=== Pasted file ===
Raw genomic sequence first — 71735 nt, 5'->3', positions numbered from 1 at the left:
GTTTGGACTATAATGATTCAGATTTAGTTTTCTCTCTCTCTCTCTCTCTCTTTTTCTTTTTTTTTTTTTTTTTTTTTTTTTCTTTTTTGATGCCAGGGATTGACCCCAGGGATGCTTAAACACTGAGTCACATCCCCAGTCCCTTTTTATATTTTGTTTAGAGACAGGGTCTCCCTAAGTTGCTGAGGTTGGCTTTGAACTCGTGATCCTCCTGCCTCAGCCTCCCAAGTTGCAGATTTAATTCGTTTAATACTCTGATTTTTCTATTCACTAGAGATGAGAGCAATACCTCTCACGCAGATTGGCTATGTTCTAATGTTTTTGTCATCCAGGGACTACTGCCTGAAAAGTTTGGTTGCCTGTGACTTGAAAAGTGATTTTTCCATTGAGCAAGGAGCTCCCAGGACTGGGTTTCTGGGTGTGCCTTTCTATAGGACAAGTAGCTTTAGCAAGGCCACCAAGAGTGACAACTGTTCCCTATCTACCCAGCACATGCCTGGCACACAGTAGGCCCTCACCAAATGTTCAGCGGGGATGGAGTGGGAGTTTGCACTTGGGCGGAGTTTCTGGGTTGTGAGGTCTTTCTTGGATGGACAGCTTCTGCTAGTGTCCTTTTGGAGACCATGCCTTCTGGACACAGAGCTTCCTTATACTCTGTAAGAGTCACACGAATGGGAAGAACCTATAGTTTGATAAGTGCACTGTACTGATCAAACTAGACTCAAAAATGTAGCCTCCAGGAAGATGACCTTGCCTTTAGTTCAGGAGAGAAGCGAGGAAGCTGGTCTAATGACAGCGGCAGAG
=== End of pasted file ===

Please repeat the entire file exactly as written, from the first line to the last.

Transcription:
Raw genomic sequence first — 71735 nt, 5'->3', positions numbered from 1 at the left:
GTTTGGACTATAATGATTCAGATTTAGTTTTCTCTCTCTCTCTCTCTCTCTTTTTCTTTTTTTTTTTTTTTTTTTTTTTTTCTTTTTTGATGCCAGGGATTGACCCCAGGGATGCTTAAACACTGAGTCACATCCCCAGTCCCTTTTTATATTTTGTTTAGAGACAGGGTCTCCCTAAGTTGCTGAGGTTGGCTTTGAACTCGTGATCCTCCTGCCTCAGCCTCCCAAGTTGCAGATTTAATTCGTTTAATACTCTGATTTTTCTATTCACTAGAGATGAGAGCAATACCTCTCACGCAGATTGGCTATGTTCTAATGTTTTTGTCATCCAGGGACTACTGCCTGAAAAGTTTGGTTGCCTGTGACTTGAAAAGTGATTTTTCCATTGAGCAAGGAGCTCCCAGGACTGGGTTTCTGGGTGTGCCTTTCTATAGGACAAGTAGCTTTAGCAAGGCCACCAAGAGTGACAACTGTTCCCTATCTACCCAGCACATGCCTGGCACACAGTAGGCCCTCACCAAATGTTCAGCGGGGATGGAGTGGGAGTTTGCACTTGGGCGGAGTTTCTGGGTTGTGAGGTCTTTCTTGGATGGACAGCTTCTGCTAGTGTCCTTTTGGAGACCATGCCTTCTGGACACAGAGCTTCCTTATACTCTGTAAGAGTCACACGAATGGGAAGAACCTATAGTTTGATAAGTGCACTGTACTGATCAAACTAGACTCAAAAATGTAGCCTCCAGGAAGATGACCTTGCCTTTAGTTCAGGAGAGAAGCGAGGAAGCTGGTCTAATGACAGCGGCAGAG